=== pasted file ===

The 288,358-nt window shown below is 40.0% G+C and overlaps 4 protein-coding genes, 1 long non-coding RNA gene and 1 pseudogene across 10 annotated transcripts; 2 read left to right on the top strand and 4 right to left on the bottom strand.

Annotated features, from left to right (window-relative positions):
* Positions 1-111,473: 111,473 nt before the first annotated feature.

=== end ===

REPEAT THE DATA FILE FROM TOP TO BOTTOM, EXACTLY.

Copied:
The 288,358-nt window shown below is 40.0% G+C and overlaps 4 protein-coding genes, 1 long non-coding RNA gene and 1 pseudogene across 10 annotated transcripts; 2 read left to right on the top strand and 4 right to left on the bottom strand.

Annotated features, from left to right (window-relative positions):
* Positions 1-111,473: 111,473 nt before the first annotated feature.